Earth Day field trip gets SCPA students in touch with nature

Students explore and learn in natural habitats at UC’s Center for Field Studies

It was a cold, blustery April day at the University of Cincinnati’s Center for Field Studies in Miami Whitewater Forest. But the misty rain and chill didn’t dampen the spirits of some 100 fifth grade students from the School for Creative and Performing Arts (SCPA) as they arrived for their second annual field trip.

Led by David Lentz, a professor of biology in UC's McMicken College of Arts and Sciences and executive director of the center, the students split into four groups to explore the sprawling center nearly 20 miles northwest of UC’s Uptown Campus.

Home to diverse habitats from rivers to wetlands to prairies, the center was established in 2008, made possible through a partnership with the Great Parks of Hamilton County. Each year, the center hosts educational field trips for students ages K-12 to learn science on site, guided by UC faculty, graduate students and undergrads.

UC biology graduate student Cory Perfetta led students on walks to identify trees.

“It’s wonderful to see the excitement and enthusiasm from each student as they learn about nature in a non-classroom environment. David Lentz is turning the Field Station into a place people of all ages love to visit, and this field trip was another great example of the learning opportunities that await all students," he said.

SCPA student holds up a worm she discovered.

Photo/Beth Vleaminck

 

A fifth-grade SCPA student shows off her prize find, an earthworm she found as part of the tree walk led by biology graduate student Cory Perfetta. The SCPA students hiked much of the center's 17.6 acres, seeking out flora and fauna from crayfish to field sparrows to juniper trees, making their own discoveries along the way.

Student leads ornithology walk at UC Center for Field Studies.

Photo/Beth Vleaminck

 

Undergraduate biology student Michael Soellner leads student groups on ornithology walks, watching and listening for birds such as red-winged blackbirds, purple martins, Canada geese, mallards and great blue herons.

"Like birds, kids need a place to grow and learn, which is one reason why the field station is a vital source of both conservation and education,” Soellner said.

UC visiting assistant professor Mike Booth guides students on a creek walk.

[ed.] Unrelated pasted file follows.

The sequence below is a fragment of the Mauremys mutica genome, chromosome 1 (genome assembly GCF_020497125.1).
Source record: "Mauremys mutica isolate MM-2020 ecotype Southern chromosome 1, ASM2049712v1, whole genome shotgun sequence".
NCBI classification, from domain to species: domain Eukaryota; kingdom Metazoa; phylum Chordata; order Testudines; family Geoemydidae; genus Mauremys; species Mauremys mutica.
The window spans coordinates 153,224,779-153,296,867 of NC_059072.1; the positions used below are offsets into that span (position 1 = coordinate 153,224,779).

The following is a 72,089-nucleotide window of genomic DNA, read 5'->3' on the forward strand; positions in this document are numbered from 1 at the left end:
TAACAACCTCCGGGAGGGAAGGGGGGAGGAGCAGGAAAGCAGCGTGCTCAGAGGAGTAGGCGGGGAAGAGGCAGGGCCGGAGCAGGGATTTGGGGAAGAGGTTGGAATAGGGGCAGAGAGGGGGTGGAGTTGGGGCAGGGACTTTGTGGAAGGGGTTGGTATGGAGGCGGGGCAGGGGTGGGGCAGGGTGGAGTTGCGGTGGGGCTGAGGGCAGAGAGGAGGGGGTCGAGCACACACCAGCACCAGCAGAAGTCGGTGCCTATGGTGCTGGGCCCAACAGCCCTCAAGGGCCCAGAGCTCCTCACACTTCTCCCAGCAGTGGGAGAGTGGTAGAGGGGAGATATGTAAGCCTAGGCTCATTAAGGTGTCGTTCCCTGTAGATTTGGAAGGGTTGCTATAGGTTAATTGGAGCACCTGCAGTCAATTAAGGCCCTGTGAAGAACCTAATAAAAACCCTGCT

Photo/Beth Vleaminck

 

On the way to Howard Creek, UC visiting biology assistant professor Mike Booth shows SCPA students a field device which monitors rainfall and wind speed along with soil and air temperatures. Once at the creek, students waded out into knee-deep water in search of stream life, including rainbow darters and crayfish. 

SCPA student shows off the frog she discovered at the UC Center for Field Studies.

Photo/Beth Vleaminck

 

An SCPA student shows off her catch of the day – a tiny frog. She transported her new friend in a plastic jug to what she called "his natural habitat,"  closer to Howard Creek at the UC Center for Field Studies, a teaching and research facility in Miami Whitewater Forest.  

UC graduate student Cory Perfetta leads a group of SCPA students on a field trip hike.

Photo/Beth Vleaminck

 

UC biology graduate student Cory Perfetta leads SCPA students through the UC Center for Field Studies, pointing out some of its native trees – osage orange, maple, red cedar and juniper. Perfetta also taught the students history about the property, which in the 1800s was a working Shaker farm. The original farmhouse has been renovated to accommodate a classroom, offices and labs. 

Featured image at top: David Lentz, executive director of UC's Center for Field Studies, talks to fifth graders. Photo/Beth Vleaminck

Learn More:

Want to learn more about the UC Center for Field Studies? Visit the center online. Interested in scheduling your class for a field trip? Please visit us here

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